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Disney Skyliner shutdown and evacuation - October 6 2019

SpoiledBlueMilk

Well-Known Member
If the ambient temperature is 89 degrees above, below, and around the gondola, you can expect the outside air entering the gondola to cool the cabin to 89 degrees if the air is moving. Now add 8 humans and potentially sunlight as well. I'm not saying it's a dire situation or anything, but it's going to be pretty uncomfortable..and probably smelly too.

The Gondolas have a good amount of shade. I noticed that when trying to take pictures aboard. You need to use your flash if you want to make sure you don't have a lot of shadow in your photo.
 

monothingie

I once was a ferret for a day.
Premium Member
Yes there is still a difference. The gondolas are much higher up off the ground with less physical objects surrounding them, allowing for more airflow and wind to reach the gondola even when motionless. Then you also count in the floor and ceiling vents which allows hotter air to be pushed upwards and out by cooler air moving through the bottom.

It is definitely not the same as just sitting in your car.

Which is wonderful if there is an ambient breeze available. Having been stopped on the TIG line for 10 minutes on a 90 degree day the cab does become uncomfortable quick. The passive cooling features just don’t work well when stopped.
 

DisneyJoe

Well-Known Member
To expand on that - is there an emergency callbox in each cabin? How would you even let someone know there IS an emergency, let alone car number - is that on the inside as well?
Yes, each cabin has a callbox. I do not know if the car number is inside, but many of the youtube riders have shown the callbox.
 

s8film40

Well-Known Member
If the ambient temperature is 89 degrees above, below, and around the gondola, you can expect the outside air entering the gondola to cool the cabin to 89 degrees if the air is moving. Now add 8 humans and potentially sunlight as well. I'm not saying it's a dire situation or anything, but it's going to be pretty uncomfortable..and probably smelly too.
I rode these a few days ago and even though during my rides the gondolas never stopped just the portions in the stations where it slowed down began to get uncomfortable very quickly. I would not want to be stuck in one of these stopped in the sun.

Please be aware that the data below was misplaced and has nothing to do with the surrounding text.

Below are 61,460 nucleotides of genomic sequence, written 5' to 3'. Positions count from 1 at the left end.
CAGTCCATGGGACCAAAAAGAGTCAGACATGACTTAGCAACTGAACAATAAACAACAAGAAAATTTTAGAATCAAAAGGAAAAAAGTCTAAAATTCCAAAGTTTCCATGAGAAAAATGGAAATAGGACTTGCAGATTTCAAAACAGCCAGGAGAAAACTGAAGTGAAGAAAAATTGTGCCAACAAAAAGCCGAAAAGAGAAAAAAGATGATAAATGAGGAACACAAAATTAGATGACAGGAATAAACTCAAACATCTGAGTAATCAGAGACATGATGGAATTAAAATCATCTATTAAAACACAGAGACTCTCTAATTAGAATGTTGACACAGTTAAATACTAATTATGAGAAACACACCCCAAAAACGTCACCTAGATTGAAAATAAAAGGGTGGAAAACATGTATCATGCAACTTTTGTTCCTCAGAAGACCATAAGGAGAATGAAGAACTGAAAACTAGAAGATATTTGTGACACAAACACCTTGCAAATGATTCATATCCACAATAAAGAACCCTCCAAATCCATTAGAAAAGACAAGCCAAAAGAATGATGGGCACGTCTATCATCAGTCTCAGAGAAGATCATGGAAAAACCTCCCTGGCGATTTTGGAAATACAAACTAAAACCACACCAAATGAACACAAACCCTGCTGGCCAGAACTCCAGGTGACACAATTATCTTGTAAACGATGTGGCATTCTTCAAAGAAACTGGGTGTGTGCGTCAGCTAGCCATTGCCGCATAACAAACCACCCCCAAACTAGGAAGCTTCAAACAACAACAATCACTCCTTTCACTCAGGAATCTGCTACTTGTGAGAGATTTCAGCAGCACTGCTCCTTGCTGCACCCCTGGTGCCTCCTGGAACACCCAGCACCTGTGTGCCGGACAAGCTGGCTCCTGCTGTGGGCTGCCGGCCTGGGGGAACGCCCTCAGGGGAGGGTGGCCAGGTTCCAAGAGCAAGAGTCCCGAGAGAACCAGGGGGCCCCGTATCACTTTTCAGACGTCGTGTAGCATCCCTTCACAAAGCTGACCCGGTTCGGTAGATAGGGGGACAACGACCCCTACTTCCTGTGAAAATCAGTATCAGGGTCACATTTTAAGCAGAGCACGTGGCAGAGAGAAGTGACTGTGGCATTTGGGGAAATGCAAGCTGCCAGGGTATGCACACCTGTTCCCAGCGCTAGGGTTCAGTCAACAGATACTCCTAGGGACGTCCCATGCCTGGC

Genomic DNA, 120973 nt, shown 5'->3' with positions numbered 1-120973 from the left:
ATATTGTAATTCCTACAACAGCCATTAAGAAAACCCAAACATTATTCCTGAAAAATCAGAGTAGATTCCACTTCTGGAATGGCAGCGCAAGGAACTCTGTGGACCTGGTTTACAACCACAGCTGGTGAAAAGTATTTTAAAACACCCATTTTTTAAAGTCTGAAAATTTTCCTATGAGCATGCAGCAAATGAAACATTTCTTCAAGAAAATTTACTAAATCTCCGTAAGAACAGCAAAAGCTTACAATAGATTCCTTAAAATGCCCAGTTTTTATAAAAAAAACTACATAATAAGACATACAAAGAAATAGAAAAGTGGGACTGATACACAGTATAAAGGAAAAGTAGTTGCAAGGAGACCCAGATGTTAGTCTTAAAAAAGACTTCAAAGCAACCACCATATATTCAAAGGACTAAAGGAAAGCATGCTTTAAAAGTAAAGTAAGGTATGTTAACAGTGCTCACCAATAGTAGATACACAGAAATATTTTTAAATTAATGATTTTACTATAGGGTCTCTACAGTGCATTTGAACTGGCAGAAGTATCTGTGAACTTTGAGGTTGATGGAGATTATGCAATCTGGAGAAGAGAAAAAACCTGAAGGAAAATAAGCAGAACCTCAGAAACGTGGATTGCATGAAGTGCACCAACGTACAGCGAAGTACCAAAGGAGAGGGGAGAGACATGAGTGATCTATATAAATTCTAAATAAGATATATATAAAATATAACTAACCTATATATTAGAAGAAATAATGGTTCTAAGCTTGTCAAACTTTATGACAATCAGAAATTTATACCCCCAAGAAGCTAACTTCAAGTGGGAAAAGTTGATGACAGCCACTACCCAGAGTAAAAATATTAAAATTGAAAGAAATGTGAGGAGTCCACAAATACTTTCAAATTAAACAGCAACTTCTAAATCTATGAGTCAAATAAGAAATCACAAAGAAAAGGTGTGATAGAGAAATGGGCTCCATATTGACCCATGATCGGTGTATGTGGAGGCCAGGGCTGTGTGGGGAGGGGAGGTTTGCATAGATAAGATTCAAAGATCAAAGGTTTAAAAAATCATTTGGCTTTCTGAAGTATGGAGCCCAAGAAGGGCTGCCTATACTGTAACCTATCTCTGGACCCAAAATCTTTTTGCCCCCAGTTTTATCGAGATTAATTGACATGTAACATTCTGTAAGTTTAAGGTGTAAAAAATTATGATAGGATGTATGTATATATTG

There’s a good reason why Disney waited till the end of September to open this. If it had opened in the summer the complaints and negative PR would’ve been huge. Now by the time next summer comes around it won’t be big news anymore and will be more likely to be dismissed.
 

Movielover

Well-Known Member
Which is wonderful if there is an ambient breeze available. Having been stopped on the TIG line for 10 minutes on a 90 degree day the cab does become uncomfortable quick. The passive cooling features just don’t work well when stopped.

But they are still working unlike the monorail and boat's AC and their complete lack of airflow and ventilation when they breakdown.
 

danlb_2000

Well-Known Member
Yes, each cabin has a callbox. I do not know if the car number is inside, but many of the youtube riders have shown the callbox.

Yes, the number is inside the car...

416682
 

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RustySpork

Oscar Mayer Memer
I rode these a few days ago and even though during my rides the gondolas never stopped just the portions in the stations where it slowed down began to get uncomfortable very quickly. I would not want to be stuck in one of these stopped in the sun.

There’s a good reason why Disney waited till the end of September to open this. If it had opened in the summer the complaints and negative PR would’ve been huge. Now by the time next summer comes around it won’t be big news anymore and will be more likely to be dismissed.

During the cast previews, we stopped and started quite often. Several times for more than two minutes. I haven't been on them since, probably won't for a while after the accident. Need to give them time for the guest testing to help get the kinks out.